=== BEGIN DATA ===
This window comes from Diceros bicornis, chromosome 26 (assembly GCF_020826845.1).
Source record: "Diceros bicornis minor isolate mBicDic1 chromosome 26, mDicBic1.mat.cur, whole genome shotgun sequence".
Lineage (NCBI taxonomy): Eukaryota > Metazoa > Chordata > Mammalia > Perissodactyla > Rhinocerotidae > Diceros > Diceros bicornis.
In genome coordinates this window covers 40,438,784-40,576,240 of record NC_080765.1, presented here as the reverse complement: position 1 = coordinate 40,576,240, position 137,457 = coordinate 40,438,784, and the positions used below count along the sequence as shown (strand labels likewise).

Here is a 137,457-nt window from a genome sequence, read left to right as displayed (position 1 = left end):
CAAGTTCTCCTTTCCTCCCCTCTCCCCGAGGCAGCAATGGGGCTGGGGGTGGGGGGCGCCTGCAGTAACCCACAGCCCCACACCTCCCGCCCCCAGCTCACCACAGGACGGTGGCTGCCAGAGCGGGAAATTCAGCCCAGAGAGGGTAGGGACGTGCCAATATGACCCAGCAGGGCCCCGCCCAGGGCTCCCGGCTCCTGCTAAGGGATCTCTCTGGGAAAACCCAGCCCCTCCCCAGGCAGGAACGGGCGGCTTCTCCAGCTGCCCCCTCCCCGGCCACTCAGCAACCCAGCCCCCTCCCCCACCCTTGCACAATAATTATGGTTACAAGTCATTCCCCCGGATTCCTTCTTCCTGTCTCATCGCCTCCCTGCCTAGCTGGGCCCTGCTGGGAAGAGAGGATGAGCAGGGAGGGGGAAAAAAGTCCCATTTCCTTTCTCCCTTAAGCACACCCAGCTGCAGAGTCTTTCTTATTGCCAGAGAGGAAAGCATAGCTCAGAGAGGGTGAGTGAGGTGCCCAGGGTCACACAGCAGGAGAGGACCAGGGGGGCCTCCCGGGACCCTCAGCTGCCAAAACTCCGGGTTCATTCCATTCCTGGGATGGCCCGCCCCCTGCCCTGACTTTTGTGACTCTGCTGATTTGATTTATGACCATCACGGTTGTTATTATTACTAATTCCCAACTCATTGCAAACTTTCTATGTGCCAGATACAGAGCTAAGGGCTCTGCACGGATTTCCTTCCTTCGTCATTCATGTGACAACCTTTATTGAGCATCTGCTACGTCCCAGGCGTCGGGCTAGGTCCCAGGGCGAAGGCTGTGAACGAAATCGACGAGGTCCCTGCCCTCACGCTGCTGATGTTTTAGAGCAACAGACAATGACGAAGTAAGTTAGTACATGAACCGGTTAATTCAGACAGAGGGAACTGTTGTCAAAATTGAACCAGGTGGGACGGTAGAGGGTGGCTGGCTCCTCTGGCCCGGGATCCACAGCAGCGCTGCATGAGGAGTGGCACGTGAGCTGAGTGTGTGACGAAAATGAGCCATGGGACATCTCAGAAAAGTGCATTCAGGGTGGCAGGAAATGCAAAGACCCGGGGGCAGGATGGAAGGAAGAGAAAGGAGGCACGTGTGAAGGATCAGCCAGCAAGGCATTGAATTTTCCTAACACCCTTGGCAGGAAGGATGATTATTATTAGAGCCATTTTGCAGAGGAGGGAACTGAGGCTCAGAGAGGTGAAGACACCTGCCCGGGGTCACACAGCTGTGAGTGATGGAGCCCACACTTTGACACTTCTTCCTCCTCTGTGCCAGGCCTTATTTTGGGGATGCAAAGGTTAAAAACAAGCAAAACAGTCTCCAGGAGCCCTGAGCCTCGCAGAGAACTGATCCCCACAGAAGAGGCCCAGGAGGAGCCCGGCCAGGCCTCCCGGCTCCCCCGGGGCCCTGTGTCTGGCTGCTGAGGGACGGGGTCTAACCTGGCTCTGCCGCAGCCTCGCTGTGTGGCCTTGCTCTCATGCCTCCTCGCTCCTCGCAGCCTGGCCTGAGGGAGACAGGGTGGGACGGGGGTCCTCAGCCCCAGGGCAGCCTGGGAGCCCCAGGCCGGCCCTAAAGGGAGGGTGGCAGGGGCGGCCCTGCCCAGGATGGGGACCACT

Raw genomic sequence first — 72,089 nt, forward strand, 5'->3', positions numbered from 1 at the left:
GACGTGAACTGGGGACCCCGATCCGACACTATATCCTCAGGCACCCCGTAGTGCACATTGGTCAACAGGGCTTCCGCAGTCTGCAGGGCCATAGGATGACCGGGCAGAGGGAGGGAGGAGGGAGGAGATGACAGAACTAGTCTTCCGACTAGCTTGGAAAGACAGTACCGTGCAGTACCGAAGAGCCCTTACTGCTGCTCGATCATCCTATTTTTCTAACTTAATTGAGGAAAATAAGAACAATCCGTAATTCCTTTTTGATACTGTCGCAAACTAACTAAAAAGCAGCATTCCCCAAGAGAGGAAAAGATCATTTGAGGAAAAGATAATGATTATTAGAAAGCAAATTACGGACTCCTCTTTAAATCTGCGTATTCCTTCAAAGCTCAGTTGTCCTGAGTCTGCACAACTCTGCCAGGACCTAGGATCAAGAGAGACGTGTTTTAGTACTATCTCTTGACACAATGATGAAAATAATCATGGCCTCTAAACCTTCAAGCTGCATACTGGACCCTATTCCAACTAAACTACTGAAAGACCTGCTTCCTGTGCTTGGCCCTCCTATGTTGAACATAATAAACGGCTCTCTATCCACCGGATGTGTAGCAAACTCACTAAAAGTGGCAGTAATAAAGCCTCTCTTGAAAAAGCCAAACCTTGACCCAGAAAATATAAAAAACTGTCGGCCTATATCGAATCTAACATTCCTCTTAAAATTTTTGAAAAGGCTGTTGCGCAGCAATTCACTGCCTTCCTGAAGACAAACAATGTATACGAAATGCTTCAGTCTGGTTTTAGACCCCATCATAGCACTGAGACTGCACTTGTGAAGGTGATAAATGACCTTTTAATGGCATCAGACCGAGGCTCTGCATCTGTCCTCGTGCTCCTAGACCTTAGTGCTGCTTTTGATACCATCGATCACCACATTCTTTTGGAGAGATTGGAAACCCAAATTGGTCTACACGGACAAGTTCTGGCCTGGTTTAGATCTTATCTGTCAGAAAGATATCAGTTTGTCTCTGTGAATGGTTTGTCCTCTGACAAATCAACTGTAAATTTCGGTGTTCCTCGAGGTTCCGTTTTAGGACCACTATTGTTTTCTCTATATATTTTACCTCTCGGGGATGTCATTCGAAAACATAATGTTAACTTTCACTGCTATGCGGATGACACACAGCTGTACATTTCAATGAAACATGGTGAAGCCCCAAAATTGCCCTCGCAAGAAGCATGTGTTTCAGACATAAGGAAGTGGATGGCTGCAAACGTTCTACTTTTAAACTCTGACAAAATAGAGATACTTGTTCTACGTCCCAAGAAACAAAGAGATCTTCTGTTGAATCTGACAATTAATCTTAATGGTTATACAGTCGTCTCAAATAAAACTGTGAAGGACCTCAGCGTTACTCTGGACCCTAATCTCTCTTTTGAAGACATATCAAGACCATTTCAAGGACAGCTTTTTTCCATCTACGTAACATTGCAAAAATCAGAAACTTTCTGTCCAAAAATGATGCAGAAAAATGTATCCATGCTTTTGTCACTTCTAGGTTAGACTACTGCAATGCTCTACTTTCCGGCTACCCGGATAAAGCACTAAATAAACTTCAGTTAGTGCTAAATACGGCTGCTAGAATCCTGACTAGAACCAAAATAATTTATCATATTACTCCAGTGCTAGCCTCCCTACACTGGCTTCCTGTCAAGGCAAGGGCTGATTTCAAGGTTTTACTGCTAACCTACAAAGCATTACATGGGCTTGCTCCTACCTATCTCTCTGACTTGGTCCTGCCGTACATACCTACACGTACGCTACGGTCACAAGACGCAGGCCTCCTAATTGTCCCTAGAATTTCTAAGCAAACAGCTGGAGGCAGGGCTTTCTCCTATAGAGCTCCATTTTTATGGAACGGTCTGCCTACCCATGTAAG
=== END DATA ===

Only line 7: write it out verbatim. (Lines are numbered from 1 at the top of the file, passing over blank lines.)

Raw genomic sequence first — 72,089 nt, forward strand, 5'->3', positions numbered from 1 at the left: